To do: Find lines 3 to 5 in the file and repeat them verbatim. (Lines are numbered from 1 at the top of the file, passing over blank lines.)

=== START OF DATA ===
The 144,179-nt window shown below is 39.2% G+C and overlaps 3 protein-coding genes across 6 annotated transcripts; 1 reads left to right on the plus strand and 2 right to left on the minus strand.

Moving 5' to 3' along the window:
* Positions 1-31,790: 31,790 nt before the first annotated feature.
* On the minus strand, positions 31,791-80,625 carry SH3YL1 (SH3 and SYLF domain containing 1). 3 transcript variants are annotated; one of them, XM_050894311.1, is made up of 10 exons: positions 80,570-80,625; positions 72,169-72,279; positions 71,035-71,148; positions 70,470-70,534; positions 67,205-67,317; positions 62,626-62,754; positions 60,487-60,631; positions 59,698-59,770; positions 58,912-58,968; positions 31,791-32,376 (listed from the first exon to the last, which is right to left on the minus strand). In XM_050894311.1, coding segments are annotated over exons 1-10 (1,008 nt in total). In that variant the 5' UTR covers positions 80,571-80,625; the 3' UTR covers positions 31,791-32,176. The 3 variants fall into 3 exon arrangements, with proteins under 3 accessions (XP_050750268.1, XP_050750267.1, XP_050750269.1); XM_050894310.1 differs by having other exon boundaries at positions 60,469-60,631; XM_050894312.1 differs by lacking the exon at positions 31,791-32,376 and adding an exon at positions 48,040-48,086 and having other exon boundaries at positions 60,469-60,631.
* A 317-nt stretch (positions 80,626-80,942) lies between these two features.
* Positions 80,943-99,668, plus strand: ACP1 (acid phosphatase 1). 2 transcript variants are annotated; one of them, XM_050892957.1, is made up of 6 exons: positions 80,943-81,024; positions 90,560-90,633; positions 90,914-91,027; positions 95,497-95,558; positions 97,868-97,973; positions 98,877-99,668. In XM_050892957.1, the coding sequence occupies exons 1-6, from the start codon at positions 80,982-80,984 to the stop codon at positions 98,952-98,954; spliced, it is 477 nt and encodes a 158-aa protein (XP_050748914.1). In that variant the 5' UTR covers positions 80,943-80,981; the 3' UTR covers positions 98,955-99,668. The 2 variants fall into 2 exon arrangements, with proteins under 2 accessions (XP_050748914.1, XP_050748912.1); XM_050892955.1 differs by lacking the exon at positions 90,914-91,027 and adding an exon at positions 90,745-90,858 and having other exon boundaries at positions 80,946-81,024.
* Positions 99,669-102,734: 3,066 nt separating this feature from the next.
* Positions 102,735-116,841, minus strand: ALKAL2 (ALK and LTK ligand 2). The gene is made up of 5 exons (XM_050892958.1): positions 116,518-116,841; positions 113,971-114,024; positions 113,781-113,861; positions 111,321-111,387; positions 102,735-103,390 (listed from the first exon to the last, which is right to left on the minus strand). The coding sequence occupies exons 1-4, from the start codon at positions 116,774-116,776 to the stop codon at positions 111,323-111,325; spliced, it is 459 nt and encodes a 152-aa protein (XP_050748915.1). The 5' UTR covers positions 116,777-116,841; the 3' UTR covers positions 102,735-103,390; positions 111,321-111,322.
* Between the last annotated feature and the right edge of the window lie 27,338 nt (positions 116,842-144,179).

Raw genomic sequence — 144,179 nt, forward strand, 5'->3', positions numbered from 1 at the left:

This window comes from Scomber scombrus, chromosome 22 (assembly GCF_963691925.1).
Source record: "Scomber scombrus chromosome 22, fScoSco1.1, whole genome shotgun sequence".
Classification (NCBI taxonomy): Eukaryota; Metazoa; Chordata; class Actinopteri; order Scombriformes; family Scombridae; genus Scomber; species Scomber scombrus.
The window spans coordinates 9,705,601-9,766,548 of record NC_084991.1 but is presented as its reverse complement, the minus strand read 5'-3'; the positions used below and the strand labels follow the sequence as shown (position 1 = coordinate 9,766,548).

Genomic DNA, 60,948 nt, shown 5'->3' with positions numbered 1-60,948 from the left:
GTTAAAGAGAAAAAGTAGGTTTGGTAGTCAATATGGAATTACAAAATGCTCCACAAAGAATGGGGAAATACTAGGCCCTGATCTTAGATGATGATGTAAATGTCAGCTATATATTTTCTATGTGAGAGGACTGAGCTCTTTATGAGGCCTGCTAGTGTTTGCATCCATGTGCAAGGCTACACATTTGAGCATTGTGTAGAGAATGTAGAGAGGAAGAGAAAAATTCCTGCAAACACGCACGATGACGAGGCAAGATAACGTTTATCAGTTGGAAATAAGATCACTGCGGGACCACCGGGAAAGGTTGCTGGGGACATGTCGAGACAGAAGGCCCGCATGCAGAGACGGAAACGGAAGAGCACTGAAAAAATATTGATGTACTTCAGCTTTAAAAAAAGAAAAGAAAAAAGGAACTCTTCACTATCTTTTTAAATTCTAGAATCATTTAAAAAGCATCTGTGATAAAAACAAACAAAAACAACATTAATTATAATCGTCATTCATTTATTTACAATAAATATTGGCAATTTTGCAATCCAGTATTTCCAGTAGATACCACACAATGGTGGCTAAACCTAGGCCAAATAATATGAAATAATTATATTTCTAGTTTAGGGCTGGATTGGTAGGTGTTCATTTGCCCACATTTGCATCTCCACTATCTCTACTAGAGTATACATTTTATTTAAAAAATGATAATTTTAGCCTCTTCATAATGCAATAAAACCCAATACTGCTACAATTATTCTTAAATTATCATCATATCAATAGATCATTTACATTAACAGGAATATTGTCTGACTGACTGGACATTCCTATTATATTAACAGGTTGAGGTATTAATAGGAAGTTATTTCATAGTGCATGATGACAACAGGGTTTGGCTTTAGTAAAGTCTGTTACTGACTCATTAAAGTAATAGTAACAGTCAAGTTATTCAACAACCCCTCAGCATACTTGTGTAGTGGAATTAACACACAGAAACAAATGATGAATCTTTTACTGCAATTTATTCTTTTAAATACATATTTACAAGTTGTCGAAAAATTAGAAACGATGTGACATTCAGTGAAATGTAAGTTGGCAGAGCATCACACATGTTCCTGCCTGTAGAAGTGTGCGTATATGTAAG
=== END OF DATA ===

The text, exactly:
* Positions 1-31,790: 31,790 nt before the first annotated feature.
* On the minus strand, positions 31,791-80,625 carry SH3YL1 (SH3 and SYLF domain containing 1). 3 transcript variants are annotated; one of them, XM_050894311.1, is made up of 10 exons: positions 80,570-80,625; positions 72,169-72,279; positions 71,035-71,148; positions 70,470-70,534; positions 67,205-67,317; positions 62,626-62,754; positions 60,487-60,631; positions 59,698-59,770; positions 58,912-58,968; positions 31,791-32,376 (listed from the first exon to the last, which is right to left on the minus strand). In XM_050894311.1, coding segments are annotated over exons 1-10 (1,008 nt in total). In that variant the 5' UTR covers positions 80,571-80,625; the 3' UTR covers positions 31,791-32,176. The 3 variants fall into 3 exon arrangements, with proteins under 3 accessions (XP_050750268.1, XP_050750267.1, XP_050750269.1); XM_050894310.1 differs by having other exon boundaries at positions 60,469-60,631; XM_050894312.1 differs by lacking the exon at positions 31,791-32,376 and adding an exon at positions 48,040-48,086 and having other exon boundaries at positions 60,469-60,631.
* A 317-nt stretch (positions 80,626-80,942) lies between these two features.